Since you are very set in your method then I feel a few questions couldn’t hurt to be asked.
1. Where does the power come from? Of the throw? Be specific, with specific muscle groups and how they work.
2. Why does it matter so much when the hip begins rotation?
3. What is the axis of rotation in your opinion?

I will be honest in that I don't know exactly the names of every muscle in the body and how they work but when I practice throwing distance I feel a lot in my gluteus and hip muscles. I also feel it in my quads, lower back and lats and deltoid on the throwing side. There's really a lot of muscles involved but those are the ones I feel the most when I throw. My legs are usually the tiredest after throwing. I have noticed that I have gotten larger more defined muscles around my butt, upper legs and hips since I started playing. I don't really feel anything in my arm, I just feel like it's being pulled through.

It matters to know about when hip rotation begins because a lot of new players all arm their disc and have a hard time getting the hips involved. If you get the hips involved at the right time you can feel how the body can pull the disc rather than wonder if your hips do anything. I started pkaying right and threw all arm and had a hard time getting the hips to engage. Then I threw left and instantly felt the difference.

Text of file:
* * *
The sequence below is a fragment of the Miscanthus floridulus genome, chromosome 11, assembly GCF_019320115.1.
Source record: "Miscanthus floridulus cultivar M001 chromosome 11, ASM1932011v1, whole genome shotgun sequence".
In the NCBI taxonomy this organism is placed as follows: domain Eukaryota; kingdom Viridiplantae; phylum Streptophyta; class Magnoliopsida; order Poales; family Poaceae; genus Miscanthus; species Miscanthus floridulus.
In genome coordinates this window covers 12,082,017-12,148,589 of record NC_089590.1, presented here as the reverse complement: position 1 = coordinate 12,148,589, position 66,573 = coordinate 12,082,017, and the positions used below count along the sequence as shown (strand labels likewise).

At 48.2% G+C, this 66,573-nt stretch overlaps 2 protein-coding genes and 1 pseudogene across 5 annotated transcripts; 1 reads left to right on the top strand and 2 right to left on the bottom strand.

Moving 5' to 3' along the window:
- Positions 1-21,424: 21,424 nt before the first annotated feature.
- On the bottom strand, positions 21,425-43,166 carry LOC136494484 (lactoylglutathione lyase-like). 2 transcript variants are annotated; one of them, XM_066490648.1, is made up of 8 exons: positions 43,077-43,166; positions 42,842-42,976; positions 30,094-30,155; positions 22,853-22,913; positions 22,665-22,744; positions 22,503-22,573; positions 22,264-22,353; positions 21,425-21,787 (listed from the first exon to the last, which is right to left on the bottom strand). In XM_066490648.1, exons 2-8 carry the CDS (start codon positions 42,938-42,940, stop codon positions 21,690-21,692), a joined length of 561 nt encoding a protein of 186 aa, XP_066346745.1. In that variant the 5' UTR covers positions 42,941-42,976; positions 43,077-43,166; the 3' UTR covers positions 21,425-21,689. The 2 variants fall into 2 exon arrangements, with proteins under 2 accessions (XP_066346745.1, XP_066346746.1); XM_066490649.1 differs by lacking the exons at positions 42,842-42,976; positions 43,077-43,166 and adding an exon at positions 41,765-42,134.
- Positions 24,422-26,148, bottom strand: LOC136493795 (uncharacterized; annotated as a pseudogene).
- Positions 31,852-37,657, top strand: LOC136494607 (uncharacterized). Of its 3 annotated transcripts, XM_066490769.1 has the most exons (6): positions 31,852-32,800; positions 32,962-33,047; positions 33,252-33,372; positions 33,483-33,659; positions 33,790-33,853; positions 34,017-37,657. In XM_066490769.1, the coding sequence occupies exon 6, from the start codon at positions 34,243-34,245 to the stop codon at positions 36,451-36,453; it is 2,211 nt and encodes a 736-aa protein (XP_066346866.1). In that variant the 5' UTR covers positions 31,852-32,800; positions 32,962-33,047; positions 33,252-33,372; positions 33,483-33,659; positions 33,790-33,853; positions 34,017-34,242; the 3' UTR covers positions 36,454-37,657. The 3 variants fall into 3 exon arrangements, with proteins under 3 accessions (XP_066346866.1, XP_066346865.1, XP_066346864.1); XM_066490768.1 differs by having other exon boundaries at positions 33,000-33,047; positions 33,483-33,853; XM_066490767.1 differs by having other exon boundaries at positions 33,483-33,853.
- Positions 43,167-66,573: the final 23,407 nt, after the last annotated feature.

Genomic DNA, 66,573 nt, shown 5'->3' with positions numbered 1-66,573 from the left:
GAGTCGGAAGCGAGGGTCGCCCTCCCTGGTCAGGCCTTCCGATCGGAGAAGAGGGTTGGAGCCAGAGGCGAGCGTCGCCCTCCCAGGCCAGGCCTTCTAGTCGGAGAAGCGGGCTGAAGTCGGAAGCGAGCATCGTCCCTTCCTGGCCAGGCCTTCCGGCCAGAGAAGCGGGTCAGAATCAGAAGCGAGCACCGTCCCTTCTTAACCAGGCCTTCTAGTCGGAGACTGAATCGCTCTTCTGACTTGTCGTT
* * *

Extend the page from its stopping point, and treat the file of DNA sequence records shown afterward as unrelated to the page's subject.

The axis of rotation is around the spine area.

RowingBoats 10-22-2020 02:26 PM

Quote:

Originally Posted by RoDeO (Post 3647249)
The axis of rotation is around the spine area.


Here comes round 10. Rodeo's new thread "The Line of the Spine".

timothy42b 10-22-2020 09:34 PM

While this topic is argumentative, it does point out some areas most of remain confused about including me.
The ball golf videos posted recently seem to agree. In a two arm swing lateral motion of about an inch precedes a violent torso rotation with the axis of rotation aligned with the front leg and hip and accompanied by strong torque forces from the front leg.
Exactly how to accomplish that is not clear.
So it's not unexpected there's some misunderstanding.

I suspect the counterbalance of the rear foot may be to resist the side force of rotation.